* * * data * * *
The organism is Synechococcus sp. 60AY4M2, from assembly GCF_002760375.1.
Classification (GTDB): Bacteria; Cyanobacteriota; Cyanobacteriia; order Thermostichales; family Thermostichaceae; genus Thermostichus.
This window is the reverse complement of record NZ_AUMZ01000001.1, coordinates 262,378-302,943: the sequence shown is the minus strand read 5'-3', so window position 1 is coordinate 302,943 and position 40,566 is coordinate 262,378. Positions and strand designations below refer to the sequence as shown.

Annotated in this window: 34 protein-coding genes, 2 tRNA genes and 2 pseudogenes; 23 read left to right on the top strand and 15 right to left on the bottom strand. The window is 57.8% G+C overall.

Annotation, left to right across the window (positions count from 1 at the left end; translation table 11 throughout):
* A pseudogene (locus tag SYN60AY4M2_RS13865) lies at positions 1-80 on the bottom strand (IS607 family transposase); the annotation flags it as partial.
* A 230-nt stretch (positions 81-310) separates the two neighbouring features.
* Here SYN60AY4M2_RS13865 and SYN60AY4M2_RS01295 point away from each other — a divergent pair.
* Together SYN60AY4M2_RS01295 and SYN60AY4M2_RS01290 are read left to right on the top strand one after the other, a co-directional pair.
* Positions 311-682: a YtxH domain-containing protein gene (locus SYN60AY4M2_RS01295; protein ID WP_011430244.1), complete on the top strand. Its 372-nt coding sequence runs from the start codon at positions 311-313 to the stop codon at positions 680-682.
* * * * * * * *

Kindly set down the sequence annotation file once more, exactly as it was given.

The organism is Synechococcus sp. 60AY4M2, from assembly GCF_002760375.1.
Classification (GTDB): Bacteria; Cyanobacteriota; Cyanobacteriia; order Thermostichales; family Thermostichaceae; genus Thermostichus.
This window is the reverse complement of record NZ_AUMZ01000001.1, coordinates 262,378-302,943: the sequence shown is the minus strand read 5'-3', so window position 1 is coordinate 302,943 and position 40,566 is coordinate 262,378. Positions and strand designations below refer to the sequence as shown.

Annotated in this window: 34 protein-coding genes, 2 tRNA genes and 2 pseudogenes; 23 read left to right on the top strand and 15 right to left on the bottom strand. The window is 57.8% G+C overall.

Annotation, left to right across the window (positions count from 1 at the left end; translation table 11 throughout):
* A pseudogene (locus tag SYN60AY4M2_RS13865) lies at positions 1-80 on the bottom strand (IS607 family transposase); the annotation flags it as partial.
* A 230-nt stretch (positions 81-310) separates the two neighbouring features.
* Here SYN60AY4M2_RS13865 and SYN60AY4M2_RS01295 point away from each other — a divergent pair.
* Together SYN60AY4M2_RS01295 and SYN60AY4M2_RS01290 are read left to right on the top strand one after the other, a co-directional pair.
* Positions 311-682: a YtxH domain-containing protein gene (locus SYN60AY4M2_RS01295; protein ID WP_011430244.1), complete on the top strand. Its 372-nt coding sequence runs from the start codon at positions 311-313 to the stop codon at positions 680-682.